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Book Reviews   |    
Reviewed by Alan D. Schmetzer, M.D.
Psychiatric Services 2005; doi: 10.1176/appi.ps.56.12.1638-a
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by Peter Abrahams; New York, HarperCollins, 2005, 352 pages, $24.95

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The main character in this detective story, or psychological thriller, is Nick Petrov, a former police detective turned private investigator. The story begins as Petrov concludes his testimony in a trial. His expertise is finding missing people, especially children. Exiting the courtroom, he is retained to find a missing teenaged girl, and for the first eight chapters we follow his methodical sleuthing.

Petrov is bright and meticulously organized-he carries a three-dimensional map in his head. He has classified human expressions into 93 distinct entities, which he can describe by both name and number. He takes all his notes in code. And he actually finds the missing daughter over the course of what becomes a "Lost Weekend," the name of the first segment of the book.

But just as he is trying to get medical attention for this supposedly lost girl and get her home, he has a seizure, which immediately brings the reader to part 2, "Brain Work." It turns out the seizure is due to a cerebrovascular event coupled with a brain tumor. Because of ensuing amnesia, Nick has to try to figure out what he's been working on, what he has found, and what it all means. But he can no longer recall the code he used to take his notes. In an instant, Nick is transformed from a typical hardboiled detective "superhero" into an invalid, struggling to exercise his body, especially his damaged brain. But interestingly, Nick finds that his symptoms bring some new strengths. He certainly seems like a nicer person—which the reader can infer through the book's piecemeal revelation of his past. He begins a new relationship with his son—he had been distant, like his own father was, and a divorce didn't help—and discovers ways of being more open in his interactions with others.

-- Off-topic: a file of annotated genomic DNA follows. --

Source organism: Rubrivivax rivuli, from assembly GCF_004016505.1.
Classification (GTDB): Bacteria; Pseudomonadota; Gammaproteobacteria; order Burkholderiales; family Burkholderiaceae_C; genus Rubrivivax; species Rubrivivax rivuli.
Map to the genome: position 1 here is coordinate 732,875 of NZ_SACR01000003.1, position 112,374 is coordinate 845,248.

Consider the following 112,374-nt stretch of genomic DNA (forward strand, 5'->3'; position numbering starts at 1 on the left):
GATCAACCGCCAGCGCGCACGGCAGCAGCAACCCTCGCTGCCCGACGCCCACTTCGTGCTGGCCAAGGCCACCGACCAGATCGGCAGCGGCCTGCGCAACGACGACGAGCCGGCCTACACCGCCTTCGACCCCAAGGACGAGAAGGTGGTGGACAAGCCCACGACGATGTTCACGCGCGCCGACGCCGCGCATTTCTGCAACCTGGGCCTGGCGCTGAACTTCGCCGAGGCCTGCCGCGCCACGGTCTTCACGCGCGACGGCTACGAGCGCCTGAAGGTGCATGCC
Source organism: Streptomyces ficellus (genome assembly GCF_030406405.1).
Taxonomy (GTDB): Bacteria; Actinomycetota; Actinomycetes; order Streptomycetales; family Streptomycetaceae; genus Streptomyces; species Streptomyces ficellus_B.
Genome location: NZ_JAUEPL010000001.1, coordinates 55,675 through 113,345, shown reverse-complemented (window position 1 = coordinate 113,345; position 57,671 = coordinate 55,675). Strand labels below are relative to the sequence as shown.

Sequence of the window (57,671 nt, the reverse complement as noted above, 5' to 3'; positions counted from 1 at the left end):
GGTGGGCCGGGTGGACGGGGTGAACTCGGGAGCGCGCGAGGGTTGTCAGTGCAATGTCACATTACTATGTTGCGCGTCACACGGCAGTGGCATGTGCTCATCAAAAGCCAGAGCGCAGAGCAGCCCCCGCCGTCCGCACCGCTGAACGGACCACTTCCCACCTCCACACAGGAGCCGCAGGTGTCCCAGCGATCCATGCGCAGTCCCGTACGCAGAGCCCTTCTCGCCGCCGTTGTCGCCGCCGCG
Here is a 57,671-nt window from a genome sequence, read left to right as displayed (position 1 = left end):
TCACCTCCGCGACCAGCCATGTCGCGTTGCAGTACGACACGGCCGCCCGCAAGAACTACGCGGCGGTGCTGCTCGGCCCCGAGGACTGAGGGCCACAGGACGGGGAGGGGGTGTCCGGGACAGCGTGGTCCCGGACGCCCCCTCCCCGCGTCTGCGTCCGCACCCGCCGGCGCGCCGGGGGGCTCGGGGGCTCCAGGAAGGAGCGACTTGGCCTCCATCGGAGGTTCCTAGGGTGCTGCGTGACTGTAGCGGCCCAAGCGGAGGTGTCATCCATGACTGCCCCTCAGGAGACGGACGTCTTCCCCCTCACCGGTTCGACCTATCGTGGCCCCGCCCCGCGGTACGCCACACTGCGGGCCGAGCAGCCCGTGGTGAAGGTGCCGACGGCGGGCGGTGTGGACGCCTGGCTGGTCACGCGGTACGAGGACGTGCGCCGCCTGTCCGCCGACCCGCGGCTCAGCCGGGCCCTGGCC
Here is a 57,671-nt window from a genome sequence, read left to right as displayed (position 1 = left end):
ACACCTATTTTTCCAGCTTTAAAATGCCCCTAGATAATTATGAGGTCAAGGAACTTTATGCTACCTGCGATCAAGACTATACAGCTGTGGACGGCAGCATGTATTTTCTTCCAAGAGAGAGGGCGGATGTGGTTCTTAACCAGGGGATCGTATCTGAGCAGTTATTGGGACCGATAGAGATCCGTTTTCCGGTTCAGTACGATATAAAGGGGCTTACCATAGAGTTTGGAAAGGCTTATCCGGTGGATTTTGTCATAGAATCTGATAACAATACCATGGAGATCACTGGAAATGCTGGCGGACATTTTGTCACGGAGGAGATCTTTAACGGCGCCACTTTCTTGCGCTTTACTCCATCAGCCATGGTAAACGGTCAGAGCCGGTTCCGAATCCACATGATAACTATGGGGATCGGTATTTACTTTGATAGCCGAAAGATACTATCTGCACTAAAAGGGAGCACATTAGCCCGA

The author paints a picture of brain damage from stroke and tumors that creates awfully convenient moments of weakness and strength. But the tale itself is well paced, and the characters and their relationships are interestingly drawn. Old cases are revealed, and one of them has a strong connection to the current investigation. This link and its implications are the main subject of the third and final part of the book—given the politically incorrect title of "Retards Picnic."

Overall, Oblivion is well written, entertaining, and suitable for any mental health professional who likes such mystery thrillers. The main characters have both strengths and flaws, like real people. Plenty of action is mixed in with the human journey of a man who has a terminal illness and a past of which, as the "new" Nick, he isn't always very proud.

Dr. Schmetzer is professor and assistant chair for medicine in the department of psychiatry at the Indiana University School of Medicine in Indianapolis.




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